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Installing Snort on a flash based FreeBSD system

June 14th, 2009 Comments off

For some years I have run Snort on my main server, along with Apache, bind etc and this solution has the obvious limit to only check traffic accessing the server. In a perfect world, it should be placed either before or behind the router/firewall so all traffic to the internal network is examined. This can be accomplished by various techniques, such as getting a passive network tap or using a hub. Since I already had an ITX system, Alix 2D3, which is a small flash based mobo with 3 NICs, 256 MB, 600 MHz, I decided to give it a try and use it. In theory it seems straight forward, bridge two NICs together, connect the cablemodem to one NIC and the router to the second and let Snort sniff the bridged interface. In practice, it was not much more difficult.

Alix3D2

Alix2D3

Being the FreeBSD guy I am, I decided to install it on the 4 GB flash card. A few things to keep in mind.. Since compact flash cards has a finit number of writes, it is important to try and minimize the write operations, which can be solved by mounting the filesystems with noatime which stops the system from writing when the files were last accessed, and by mounting /tmp and /var/log to RAM by using tmpfs. One caveat with the Alix mobo is that it has no VGA output and to install the operating system, I did an install using PXE and a serial cable. It’s pretty simple, a good guide can be found here and another one here. To be able to remotely manage the box without connecting a console cable to it, I used the first interface (vr0) as management and applied a local address to it.

When installation was complete, I SSH’d into the box and upgraded ports. Then installed some must have apps like vim, screen and bash before installing Snort and Oinkmaster (to keep the rules updated).  Since I am running BASE (a web GUI for querying and analyzing alerts) on my main server and it’s using Mysql as the backend, I compiled Snort with support for logging to mysql. Before starting Snort, I had to bridge two physical interfaces (vr1 & vr2) to create one logical interface (bridge0)  that Snort could listen on.  After a few modications to snort.conf (specifying logging, etc) I started it with snort -i bridge0 and lo and behold! It worked!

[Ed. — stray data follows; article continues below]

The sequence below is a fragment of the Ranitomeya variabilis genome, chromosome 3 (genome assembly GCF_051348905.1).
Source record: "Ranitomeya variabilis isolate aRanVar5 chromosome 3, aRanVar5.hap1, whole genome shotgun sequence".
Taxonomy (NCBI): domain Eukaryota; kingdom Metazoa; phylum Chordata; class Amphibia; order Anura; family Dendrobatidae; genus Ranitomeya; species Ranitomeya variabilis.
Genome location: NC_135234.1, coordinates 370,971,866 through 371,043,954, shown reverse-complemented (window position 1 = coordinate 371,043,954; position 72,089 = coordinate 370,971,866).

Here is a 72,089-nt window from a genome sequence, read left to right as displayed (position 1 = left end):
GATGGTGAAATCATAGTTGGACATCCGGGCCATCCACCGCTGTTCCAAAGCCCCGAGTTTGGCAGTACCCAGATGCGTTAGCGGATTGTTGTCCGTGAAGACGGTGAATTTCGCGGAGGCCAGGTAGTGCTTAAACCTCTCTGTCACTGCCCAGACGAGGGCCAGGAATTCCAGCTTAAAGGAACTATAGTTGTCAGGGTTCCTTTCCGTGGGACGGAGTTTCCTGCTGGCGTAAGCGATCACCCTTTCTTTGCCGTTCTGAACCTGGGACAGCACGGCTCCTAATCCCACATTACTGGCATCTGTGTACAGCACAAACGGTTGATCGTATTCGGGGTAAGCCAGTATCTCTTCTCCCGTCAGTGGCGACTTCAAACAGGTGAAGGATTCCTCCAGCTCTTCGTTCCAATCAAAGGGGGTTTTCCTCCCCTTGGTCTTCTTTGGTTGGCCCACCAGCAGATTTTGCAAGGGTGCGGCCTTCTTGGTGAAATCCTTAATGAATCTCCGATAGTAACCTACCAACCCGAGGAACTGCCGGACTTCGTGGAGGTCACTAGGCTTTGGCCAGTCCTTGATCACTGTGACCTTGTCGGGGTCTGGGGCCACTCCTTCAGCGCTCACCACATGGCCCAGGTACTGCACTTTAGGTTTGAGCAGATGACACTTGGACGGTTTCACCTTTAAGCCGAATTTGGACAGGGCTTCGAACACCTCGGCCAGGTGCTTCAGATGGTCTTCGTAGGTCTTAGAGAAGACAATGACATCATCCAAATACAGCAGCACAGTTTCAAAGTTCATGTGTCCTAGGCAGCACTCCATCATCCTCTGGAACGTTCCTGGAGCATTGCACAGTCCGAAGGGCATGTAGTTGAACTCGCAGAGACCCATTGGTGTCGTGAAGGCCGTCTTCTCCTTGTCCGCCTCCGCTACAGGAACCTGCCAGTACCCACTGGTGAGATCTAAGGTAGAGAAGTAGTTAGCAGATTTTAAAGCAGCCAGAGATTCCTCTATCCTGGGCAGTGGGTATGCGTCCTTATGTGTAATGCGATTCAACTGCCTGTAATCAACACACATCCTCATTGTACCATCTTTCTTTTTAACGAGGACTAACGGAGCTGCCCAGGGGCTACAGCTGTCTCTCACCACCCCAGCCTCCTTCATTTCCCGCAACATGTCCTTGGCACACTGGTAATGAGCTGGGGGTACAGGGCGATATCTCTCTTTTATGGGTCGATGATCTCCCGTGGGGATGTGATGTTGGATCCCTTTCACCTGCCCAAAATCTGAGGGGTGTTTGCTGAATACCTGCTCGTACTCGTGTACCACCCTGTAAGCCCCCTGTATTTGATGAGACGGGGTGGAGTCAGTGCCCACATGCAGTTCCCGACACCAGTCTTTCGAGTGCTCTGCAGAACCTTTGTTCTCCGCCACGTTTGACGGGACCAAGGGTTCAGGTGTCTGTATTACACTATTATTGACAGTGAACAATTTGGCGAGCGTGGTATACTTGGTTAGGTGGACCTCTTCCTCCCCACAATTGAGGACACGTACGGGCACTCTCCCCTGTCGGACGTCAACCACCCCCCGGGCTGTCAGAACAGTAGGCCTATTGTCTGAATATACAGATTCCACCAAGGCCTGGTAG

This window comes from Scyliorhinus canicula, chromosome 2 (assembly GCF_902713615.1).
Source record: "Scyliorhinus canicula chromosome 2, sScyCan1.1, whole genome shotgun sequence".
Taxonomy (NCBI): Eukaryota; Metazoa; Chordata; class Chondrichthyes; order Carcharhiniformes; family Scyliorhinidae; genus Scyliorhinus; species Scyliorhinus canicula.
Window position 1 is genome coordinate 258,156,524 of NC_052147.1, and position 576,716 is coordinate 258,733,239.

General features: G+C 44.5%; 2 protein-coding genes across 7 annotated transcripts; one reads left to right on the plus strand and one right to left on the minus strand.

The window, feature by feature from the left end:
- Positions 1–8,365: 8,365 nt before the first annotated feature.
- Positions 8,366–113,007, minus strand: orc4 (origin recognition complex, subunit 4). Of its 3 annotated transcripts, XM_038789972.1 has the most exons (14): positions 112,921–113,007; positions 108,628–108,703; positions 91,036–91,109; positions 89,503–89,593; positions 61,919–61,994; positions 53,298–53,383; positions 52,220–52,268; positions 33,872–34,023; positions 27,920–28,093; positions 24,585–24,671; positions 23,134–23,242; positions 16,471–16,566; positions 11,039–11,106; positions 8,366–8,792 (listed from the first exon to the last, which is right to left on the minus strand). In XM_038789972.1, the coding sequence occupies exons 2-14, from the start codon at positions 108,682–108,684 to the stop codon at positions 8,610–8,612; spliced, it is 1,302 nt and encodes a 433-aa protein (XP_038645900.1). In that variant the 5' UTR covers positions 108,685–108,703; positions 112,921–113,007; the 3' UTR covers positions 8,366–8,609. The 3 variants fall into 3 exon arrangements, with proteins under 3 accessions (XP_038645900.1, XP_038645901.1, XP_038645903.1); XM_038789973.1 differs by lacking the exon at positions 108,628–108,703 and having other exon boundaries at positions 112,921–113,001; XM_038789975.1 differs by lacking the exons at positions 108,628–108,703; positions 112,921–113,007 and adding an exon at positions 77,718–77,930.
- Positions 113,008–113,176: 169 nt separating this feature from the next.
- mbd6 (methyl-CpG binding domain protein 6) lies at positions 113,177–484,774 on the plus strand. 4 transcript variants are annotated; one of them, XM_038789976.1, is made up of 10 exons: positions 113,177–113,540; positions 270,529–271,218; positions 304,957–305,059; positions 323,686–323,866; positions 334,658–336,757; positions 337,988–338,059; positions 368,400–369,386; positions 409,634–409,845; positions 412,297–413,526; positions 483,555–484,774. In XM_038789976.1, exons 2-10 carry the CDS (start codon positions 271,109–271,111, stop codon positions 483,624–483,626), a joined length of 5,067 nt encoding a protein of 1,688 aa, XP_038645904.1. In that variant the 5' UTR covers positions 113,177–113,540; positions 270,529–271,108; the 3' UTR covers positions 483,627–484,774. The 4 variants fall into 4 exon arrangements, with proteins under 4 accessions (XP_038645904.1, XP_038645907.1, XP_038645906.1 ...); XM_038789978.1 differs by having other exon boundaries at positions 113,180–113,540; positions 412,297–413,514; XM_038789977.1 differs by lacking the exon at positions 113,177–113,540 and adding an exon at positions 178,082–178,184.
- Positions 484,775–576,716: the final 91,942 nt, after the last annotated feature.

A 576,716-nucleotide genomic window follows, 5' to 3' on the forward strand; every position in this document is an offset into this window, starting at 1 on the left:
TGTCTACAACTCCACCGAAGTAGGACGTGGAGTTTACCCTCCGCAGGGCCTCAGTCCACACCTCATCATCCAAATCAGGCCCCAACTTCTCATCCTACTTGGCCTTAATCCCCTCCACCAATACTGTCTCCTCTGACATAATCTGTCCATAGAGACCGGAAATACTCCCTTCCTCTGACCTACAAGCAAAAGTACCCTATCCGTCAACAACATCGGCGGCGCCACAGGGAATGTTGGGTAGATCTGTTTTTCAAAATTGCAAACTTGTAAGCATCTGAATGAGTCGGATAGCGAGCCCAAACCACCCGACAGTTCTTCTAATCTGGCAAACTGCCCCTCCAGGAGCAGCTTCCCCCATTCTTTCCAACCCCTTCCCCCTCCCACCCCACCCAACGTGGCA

Alix2C2 as a firewall with M0n0wall

May 26th, 2009 Comments off

For some time I have been pondering the option of getting a stand-alone router/firewall, since the combined modem/router provided by my ISP has some drawbacks (very rudimentary logging, max 10 ports forwarded etc). A few years back, I used my main multi-homed server (running FreeBSD 4.5 at that time) as a gateway/firewall. What I did like about it was the configurability and the logging options, but when I retired that box and moved FreeBSD over to a virtual machine, I simply got myself a modem/router combo.

One of my criterias now when I had moved into a new apartment, was that the firewall should be small, quiet and energy efficient. PC Engines has become one of the better

alix2c2

alix2c2

known manufacturers of ITX boards, starting with the WRAP which has know been succeeded by its Alix series. These are fanless, compact, and sports a compact flash socket. I settled for an Alix2C2, which has 2 NICs, 256 MB DDR DRAM, USB and a 500 Mhz AMD Geode LX800. LinITX also sold suitable enclosements for the Alix boards, and I bought a black one.
The next option was to choose the software, which there are plenty to choose from, M0n0wall, PFSense, IPcop , Smoothwall, etc. They can all be run from a CF card and doesn’t require a hard disk. Since using a CF card, the write cycles  are limited and everything is kept in RAM to reduce number of writes on the card and increase overall speed. I chose to go with M0n0wall, since its known to run well on Alix2C2, but I guess is’s a matter of taste, personal preferences and what features you are interested in.

Alix2c2 enclosement

Alix2c2 enclosement

When all had been settled it was time to get the hands dirty. Several guides has been written about this, and I followed the one on M0n0walls site. After downloading the embedded image from their site, I had to transfer it to the CF, which I did by writing the image with the help of a card reader. Since I was sitting at my Windows machine when doing the install, I downloaded physwriteimage and wrote the embedded image. Tried to use the GUI but since my CF card was larger than 2 GB (a waste, I know) it wouldn’t work. But using the command prompt and adding the ‘u’ flag to the arguments, it wrote the image fine. Inserted the CF card in the slot on the Alix board, slid it into its enclosement, added the power adapter and it was booting. But since the default configuration has the management IP as 192.168.1.1 and I wanted it to have 192.168.0.1 I had to connect a null-modem cable to its serial port (it doesn’t have a VGA connector) and connect to it through HyperTerminal. After the settings were committed, the box was ready for some action. Connected it to a local switch and the rest of the configuration was easy done through the web interface.